Rules and Regulations On Purchasing Property in Malaysia

The following article is intended to give a general overview of some common legal issues regarding the purchase of property. We strongly recommend you obtain the services of a good lawyer when you buy property.

 

Legal Issues

Property comes under the control of the various State Governments, so rules can vary depending on which part of Malaysia you buy in. Although the Federal Government passes national regulations, the States have the option of implementing these (or not) when it comes to property matters. One example is setting the minimum price at which foreigners can buy property, where the Federal Government raised the price and initially some States chose not to follow.

 

Title

There are two categories of title in Malaysia available for non-Malaysians. Freehold (which gives the owner full, permanent ownership of the property) and leasehold (which allows the owner to stay in possession for a limited period). Most leaseholds titles are originally for 99 years and can be extended on paying a further sum. A house receives a “title” once completed and an apartment or condominium is given a “strata title”. In the case of new apartment buildings, the strata title may not be issued for some time after the building is completed.

 

Sale & Purchase agreement

The purchase agreement for a property is called the “Sale & Purchase Agreement” (SPA or S&P). These are fairly standard, but it is best to have a lawyer representing your interests before signing any agreements.

A memorandum of transfer also has to be signed to transfer the title from the seller to the purchaser. In the case of a new development where the developer does not yet have full title, the seller will state in the SPA that this will be given as soon as they have proper title.

 

The following article tell us how to buy our second property in Malaysia. There are few aspect to be notice.

 

Special Note for Malaysia My Second Home visa holders:

If you are planning to move here under the Malaysia My Second Home program, you will be eligible to make a lower Fixed Deposit if you have already (before applying for the MM2H visa) purchased a property in Malaysia over RM1 million and do not have any outstanding loan on it. If you make a purchase after getting the visa, then you can have your Fixed Deposit reduced after 12 months on showing evidence that you have bought and paid for a house in Malaysia. The SPA must be signed after the issuance of the MM2H visa in order to draw the funds from the fixed deposit (after the 1 year period). In this case, the value of the property is not a factor relevant and you can have a loan on the property as long as the cash amount you have paid exceeds the amount you wish to withdraw from your FD.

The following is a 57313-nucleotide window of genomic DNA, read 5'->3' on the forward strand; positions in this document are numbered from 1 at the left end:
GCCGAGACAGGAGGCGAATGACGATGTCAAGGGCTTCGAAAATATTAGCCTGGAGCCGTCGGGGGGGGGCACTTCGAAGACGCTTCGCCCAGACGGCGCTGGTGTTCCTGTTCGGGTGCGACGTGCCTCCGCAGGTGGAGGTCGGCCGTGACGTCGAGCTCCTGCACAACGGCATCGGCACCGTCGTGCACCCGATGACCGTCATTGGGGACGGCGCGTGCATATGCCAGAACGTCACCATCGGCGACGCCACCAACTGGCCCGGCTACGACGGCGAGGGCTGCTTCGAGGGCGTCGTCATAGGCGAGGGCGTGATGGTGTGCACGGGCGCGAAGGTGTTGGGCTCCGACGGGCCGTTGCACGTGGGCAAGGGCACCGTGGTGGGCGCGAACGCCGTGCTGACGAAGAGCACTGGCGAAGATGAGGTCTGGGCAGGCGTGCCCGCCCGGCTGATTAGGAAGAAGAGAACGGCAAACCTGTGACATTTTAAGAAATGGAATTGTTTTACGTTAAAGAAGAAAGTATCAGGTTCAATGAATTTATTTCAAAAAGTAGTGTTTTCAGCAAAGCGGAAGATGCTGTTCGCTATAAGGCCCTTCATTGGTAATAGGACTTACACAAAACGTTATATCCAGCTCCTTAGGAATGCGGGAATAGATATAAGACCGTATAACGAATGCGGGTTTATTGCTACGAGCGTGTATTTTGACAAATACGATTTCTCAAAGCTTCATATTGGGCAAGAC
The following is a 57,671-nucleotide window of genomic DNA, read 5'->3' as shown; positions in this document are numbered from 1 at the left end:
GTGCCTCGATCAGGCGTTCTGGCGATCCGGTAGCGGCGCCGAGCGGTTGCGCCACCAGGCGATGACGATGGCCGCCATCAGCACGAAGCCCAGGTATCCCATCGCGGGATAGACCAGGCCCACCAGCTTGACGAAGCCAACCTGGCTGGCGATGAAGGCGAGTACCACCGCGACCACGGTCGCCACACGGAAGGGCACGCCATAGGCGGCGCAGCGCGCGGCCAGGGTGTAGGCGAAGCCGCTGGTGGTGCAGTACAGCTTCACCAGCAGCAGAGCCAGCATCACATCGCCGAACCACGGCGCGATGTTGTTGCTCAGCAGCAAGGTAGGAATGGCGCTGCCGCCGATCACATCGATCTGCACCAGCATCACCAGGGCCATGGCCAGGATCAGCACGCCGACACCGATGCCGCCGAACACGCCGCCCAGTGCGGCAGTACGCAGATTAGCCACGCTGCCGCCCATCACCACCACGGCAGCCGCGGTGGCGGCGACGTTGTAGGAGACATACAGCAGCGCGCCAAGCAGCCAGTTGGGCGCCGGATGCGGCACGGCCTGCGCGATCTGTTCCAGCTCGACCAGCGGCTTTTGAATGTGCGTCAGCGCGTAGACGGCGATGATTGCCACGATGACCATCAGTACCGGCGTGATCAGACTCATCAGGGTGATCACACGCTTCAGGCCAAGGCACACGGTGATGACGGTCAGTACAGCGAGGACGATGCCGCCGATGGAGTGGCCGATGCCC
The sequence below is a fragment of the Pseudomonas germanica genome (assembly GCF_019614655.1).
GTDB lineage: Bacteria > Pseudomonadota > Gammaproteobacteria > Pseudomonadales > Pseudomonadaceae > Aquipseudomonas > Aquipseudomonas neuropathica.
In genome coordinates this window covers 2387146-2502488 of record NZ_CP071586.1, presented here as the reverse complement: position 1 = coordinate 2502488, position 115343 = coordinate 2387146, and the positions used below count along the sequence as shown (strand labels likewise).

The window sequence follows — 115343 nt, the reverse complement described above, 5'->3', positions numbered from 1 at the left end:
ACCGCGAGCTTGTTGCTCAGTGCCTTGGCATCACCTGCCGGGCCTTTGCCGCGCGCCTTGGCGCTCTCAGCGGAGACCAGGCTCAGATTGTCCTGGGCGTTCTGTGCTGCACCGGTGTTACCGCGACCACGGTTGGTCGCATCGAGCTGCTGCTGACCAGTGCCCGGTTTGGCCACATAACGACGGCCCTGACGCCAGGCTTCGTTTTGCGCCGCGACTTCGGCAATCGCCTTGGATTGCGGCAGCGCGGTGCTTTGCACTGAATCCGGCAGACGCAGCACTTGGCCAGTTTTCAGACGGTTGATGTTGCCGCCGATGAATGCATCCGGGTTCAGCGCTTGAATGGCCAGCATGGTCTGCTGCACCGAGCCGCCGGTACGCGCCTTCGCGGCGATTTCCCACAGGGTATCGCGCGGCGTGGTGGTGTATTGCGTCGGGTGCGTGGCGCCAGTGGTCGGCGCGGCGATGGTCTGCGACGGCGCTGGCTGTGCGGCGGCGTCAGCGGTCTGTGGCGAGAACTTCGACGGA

Approvals

For most property purchases, foreigners are no longer required to obtain Foreign Investment Committee (FIC) approval. Foreign purchasers are still required to obtain approval from the State Authorities, who will consider factors such as the location of the property, the type of property, and, in new developments, the percentage of total units sold owned by foreigners. State consent can often take six months and, in some cases, longer.

 

Property Gains Tax

From 1 January 2012, the effective tax rate on disposal of real property was 10% in the first 2 years after purchase, and drops to 5% in the third, fourth and fifth years. No tax is imposed on profits gained if the property is disposed of after 5 or more years of ownership.

 

Legal Fees

Value of property Rate
1st RM150,000 1.00%
Next RM850,000 0.70%
Next RM2,000,000 0.60%
Next RM2,000,000 0.50%
Next RM2,000,000 0.40%
Over RM7,500,000 (negotiable) >0.40%

Source: PropertyInMalaysia

Summary, there are few rules and regulations to follow for those who wish to purchase property in Malaysia.

 

For more information about Property Investment in Malaysia, please visit the following website
Property Intensive Seminar